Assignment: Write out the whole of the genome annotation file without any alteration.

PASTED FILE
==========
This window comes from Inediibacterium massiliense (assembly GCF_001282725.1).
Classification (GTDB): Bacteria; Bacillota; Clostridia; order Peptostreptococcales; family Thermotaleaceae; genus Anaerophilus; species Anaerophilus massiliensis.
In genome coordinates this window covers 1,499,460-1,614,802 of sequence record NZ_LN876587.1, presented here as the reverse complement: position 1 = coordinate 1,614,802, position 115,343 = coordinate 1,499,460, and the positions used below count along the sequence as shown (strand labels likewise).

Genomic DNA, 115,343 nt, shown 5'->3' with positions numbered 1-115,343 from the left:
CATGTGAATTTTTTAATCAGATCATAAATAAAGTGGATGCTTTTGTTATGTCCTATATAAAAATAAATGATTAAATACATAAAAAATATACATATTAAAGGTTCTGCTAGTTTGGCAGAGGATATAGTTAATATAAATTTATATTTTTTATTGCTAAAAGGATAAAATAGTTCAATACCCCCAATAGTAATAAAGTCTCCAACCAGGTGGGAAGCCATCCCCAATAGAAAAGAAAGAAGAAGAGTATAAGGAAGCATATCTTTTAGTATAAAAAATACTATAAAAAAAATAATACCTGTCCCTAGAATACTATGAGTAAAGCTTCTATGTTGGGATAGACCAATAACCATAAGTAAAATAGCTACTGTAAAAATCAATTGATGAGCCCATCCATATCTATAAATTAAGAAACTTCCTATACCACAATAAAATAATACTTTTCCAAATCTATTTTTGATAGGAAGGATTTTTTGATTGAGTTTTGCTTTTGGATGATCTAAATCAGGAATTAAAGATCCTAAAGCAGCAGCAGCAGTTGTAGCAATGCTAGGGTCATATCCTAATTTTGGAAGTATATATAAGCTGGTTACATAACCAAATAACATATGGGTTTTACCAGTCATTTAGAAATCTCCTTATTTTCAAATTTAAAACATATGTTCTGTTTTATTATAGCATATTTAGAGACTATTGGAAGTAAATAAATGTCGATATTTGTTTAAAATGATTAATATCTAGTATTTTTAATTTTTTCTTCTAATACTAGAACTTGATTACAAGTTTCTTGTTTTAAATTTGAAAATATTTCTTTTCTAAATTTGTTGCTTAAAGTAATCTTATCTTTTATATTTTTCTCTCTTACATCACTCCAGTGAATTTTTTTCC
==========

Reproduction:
This window comes from Inediibacterium massiliense (assembly GCF_001282725.1).
Classification (GTDB): Bacteria; Bacillota; Clostridia; order Peptostreptococcales; family Thermotaleaceae; genus Anaerophilus; species Anaerophilus massiliensis.
In genome coordinates this window covers 1,499,460-1,614,802 of sequence record NZ_LN876587.1, presented here as the reverse complement: position 1 = coordinate 1,614,802, position 115,343 = coordinate 1,499,460, and the positions used below count along the sequence as shown (strand labels likewise).

Genomic DNA, 115,343 nt, shown 5'->3' with positions numbered 1-115,343 from the left:
CATGTGAATTTTTTAATCAGATCATAAATAAAGTGGATGCTTTTGTTATGTCCTATATAAAAATAAATGATTAAATACATAAAAAATATACATATTAAAGGTTCTGCTAGTTTGGCAGAGGATATAGTTAATATAAATTTATATTTTTTATTGCTAAAAGGATAAAATAGTTCAATACCCCCAATAGTAATAAAGTCTCCAACCAGGTGGGAAGCCATCCCCAATAGAAAAGAAAGAAGAAGAGTATAAGGAAGCATATCTTTTAGTATAAAAAATACTATAAAAAAAATAATACCTGTCCCTAGAATACTATGAGTAAAGCTTCTATGTTGGGATAGACCAATAACCATAAGTAAAATAGCTACTGTAAAAATCAATTGATGAGCCCATCCATATCTATAAATTAAGAAACTTCCTATACCACAATAAAATAATACTTTTCCAAATCTATTTTTGATAGGAAGGATTTTTTGATTGAGTTTTGCTTTTGGATGATCTAAATCAGGAATTAAAGATCCTAAAGCAGCAGCAGCAGTTGTAGCAATGCTAGGGTCATATCCTAATTTTGGAAGTATATATAAGCTGGTTACATAACCAAATAACATATGGGTTTTACCAGTCATTTAGAAATCTCCTTATTTTCAAATTTAAAACATATGTTCTGTTTTATTATAGCATATTTAGAGACTATTGGAAGTAAATAAATGTCGATATTTGTTTAAAATGATTAATATCTAGTATTTTTAATTTTTTCTTCTAATACTAGAACTTGATTACAAGTTTCTTGTTTTAAATTTGAAAATATTTCTTTTCTAAATTTGTTGCTTAAAGTAATCTTATCTTTTATATTTTTCTCTCTTACATCACTCCAGTGAATTTTTTTCC